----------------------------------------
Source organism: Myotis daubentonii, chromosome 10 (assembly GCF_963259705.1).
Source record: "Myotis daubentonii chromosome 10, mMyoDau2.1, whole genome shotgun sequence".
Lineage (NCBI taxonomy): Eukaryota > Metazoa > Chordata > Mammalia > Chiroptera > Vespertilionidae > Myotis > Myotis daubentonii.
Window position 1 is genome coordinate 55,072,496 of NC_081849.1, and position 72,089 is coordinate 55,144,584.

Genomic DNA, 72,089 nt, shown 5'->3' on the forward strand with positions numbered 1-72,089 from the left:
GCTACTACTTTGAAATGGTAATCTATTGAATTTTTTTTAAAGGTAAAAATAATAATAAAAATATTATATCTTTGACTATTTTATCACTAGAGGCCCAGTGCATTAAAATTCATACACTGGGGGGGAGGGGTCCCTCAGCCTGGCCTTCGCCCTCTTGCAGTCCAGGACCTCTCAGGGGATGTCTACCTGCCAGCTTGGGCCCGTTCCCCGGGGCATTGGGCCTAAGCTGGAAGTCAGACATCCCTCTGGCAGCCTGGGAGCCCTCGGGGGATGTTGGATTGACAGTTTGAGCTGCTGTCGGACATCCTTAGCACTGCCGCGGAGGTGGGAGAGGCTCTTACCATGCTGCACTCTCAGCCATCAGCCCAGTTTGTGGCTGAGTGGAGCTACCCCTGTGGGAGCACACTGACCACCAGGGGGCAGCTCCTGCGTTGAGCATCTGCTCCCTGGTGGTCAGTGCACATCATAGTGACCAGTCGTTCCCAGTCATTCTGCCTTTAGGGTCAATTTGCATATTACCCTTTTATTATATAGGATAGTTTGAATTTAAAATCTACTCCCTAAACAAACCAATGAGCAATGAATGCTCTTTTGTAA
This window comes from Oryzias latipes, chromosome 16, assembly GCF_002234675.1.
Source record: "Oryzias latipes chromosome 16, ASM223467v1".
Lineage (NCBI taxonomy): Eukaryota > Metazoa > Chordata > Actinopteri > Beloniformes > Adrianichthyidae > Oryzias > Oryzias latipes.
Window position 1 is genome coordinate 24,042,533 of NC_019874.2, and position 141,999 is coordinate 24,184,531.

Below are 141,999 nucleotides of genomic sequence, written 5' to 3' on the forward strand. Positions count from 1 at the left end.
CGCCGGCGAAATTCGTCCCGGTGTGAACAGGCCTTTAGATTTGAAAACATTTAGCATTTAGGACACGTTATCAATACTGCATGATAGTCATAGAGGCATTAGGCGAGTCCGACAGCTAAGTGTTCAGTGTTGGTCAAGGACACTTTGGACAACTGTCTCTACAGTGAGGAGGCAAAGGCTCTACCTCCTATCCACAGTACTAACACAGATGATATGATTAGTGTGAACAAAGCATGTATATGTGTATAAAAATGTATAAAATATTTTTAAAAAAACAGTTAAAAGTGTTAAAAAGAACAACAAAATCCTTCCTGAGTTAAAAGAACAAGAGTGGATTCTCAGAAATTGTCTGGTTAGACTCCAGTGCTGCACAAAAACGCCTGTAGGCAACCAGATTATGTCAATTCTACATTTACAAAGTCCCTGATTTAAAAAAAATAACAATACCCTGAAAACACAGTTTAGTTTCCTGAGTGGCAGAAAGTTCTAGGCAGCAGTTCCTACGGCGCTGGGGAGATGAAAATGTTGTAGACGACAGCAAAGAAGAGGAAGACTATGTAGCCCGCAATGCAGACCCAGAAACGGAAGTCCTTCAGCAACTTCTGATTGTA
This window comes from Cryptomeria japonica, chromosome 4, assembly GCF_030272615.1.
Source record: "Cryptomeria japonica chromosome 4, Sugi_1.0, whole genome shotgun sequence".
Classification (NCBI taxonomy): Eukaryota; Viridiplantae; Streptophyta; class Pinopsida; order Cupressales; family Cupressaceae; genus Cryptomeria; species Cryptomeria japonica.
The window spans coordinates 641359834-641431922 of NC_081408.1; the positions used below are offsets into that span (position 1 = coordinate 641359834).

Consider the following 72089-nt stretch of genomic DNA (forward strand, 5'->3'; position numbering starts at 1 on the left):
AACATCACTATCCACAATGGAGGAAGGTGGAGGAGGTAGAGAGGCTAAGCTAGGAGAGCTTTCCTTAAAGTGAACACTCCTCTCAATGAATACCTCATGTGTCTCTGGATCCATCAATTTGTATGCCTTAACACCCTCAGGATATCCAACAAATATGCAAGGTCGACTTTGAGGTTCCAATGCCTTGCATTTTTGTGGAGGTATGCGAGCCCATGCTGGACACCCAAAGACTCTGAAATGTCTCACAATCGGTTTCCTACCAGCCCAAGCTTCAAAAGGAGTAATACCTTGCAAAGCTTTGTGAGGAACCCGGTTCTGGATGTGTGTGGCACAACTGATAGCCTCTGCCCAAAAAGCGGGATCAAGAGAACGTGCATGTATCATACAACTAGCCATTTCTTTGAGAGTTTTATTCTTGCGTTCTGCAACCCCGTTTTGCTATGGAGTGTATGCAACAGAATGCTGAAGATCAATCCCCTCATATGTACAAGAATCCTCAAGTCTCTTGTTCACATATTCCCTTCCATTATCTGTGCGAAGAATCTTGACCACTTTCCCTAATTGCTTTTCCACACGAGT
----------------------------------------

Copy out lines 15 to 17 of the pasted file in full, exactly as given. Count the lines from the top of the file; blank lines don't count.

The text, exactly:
Classification (NCBI taxonomy): Eukaryota; Viridiplantae; Streptophyta; class Pinopsida; order Cupressales; family Cupressaceae; genus Cryptomeria; species Cryptomeria japonica.
The window spans coordinates 641359834-641431922 of NC_081408.1; the positions used below are offsets into that span (position 1 = coordinate 641359834).

Consider the following 72089-nt stretch of genomic DNA (forward strand, 5'->3'; position numbering starts at 1 on the left):